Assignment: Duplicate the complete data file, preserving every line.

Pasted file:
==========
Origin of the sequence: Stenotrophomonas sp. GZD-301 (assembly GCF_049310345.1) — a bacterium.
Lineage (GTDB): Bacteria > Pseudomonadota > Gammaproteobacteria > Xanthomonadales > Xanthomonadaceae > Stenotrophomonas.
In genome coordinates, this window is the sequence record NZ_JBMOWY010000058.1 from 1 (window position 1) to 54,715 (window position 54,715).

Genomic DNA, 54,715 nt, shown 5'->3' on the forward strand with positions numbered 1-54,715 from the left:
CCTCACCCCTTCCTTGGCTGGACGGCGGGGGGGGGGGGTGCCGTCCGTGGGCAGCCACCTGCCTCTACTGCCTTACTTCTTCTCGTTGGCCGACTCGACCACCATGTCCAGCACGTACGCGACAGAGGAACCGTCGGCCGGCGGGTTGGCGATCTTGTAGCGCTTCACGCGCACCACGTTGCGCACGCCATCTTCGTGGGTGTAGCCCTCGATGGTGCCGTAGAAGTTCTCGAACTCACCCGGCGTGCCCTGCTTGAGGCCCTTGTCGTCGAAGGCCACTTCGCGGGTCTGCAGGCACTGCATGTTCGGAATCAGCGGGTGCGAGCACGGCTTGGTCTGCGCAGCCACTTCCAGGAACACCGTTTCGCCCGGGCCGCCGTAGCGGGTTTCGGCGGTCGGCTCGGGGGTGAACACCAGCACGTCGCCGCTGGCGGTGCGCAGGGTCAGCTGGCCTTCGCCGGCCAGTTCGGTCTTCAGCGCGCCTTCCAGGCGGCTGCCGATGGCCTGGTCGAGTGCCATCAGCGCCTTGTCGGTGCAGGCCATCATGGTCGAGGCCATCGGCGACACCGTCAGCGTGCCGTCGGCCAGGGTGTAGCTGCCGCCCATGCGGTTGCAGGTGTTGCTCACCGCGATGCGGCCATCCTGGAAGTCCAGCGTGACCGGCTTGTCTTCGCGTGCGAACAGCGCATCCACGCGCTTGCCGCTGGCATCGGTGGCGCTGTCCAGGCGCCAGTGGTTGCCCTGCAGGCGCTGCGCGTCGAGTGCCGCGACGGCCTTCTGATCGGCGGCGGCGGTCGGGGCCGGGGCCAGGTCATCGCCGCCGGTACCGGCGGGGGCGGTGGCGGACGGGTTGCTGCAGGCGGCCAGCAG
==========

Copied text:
Origin of the sequence: Stenotrophomonas sp. GZD-301 (assembly GCF_049310345.1) — a bacterium.
Lineage (GTDB): Bacteria > Pseudomonadota > Gammaproteobacteria > Xanthomonadales > Xanthomonadaceae > Stenotrophomonas.
In genome coordinates, this window is the sequence record NZ_JBMOWY010000058.1 from 1 (window position 1) to 54,715 (window position 54,715).

Genomic DNA, 54,715 nt, shown 5'->3' on the forward strand with positions numbered 1-54,715 from the left:
CCTCACCCCTTCCTTGGCTGGACGGCGGGGGGGGGGGGTGCCGTCCGTGGGCAGCCACCTGCCTCTACTGCCTTACTTCTTCTCGTTGGCCGACTCGACCACCATGTCCAGCACGTACGCGACAGAGGAACCGTCGGCCGGCGGGTTGGCGATCTTGTAGCGCTTCACGCGCACCACGTTGCGCACGCCATCTTCGTGGGTGTAGCCCTCGATGGTGCCGTAGAAGTTCTCGAACTCACCCGGCGTGCCCTGCTTGAGGCCCTTGTCGTCGAAGGCCACTTCGCGGGTCTGCAGGCACTGCATGTTCGGAATCAGCGGGTGCGAGCACGGCTTGGTCTGCGCAGCCACTTCCAGGAACACCGTTTCGCCCGGGCCGCCGTAGCGGGTTTCGGCGGTCGGCTCGGGGGTGAACACCAGCACGTCGCCGCTGGCGGTGCGCAGGGTCAGCTGGCCTTCGCCGGCCAGTTCGGTCTTCAGCGCGCCTTCCAGGCGGCTGCCGATGGCCTGGTCGAGTGCCATCAGCGCCTTGTCGGTGCAGGCCATCATGGTCGAGGCCATCGGCGACACCGTCAGCGTGCCGTCGGCCAGGGTGTAGCTGCCGCCCATGCGGTTGCAGGTGTTGCTCACCGCGATGCGGCCATCCTGGAAGTCCAGCGTGACCGGCTTGTCTTCGCGTGCGAACAGCGCATCCACGCGCTTGCCGCTGGCATCGGTGGCGCTGTCCAGGCGCCAGTGGTTGCCCTGCAGGCGCTGCGCGTCGAGTGCCGCGACGGCCTTCTGATCGGCGGCGGCGGTCGGGGCCGGGGCCAGGTCATCGCCGCCGGTACCGGCGGGGGCGGTGGCGGACGGGTTGCTGCAGGCGGCCAGCAG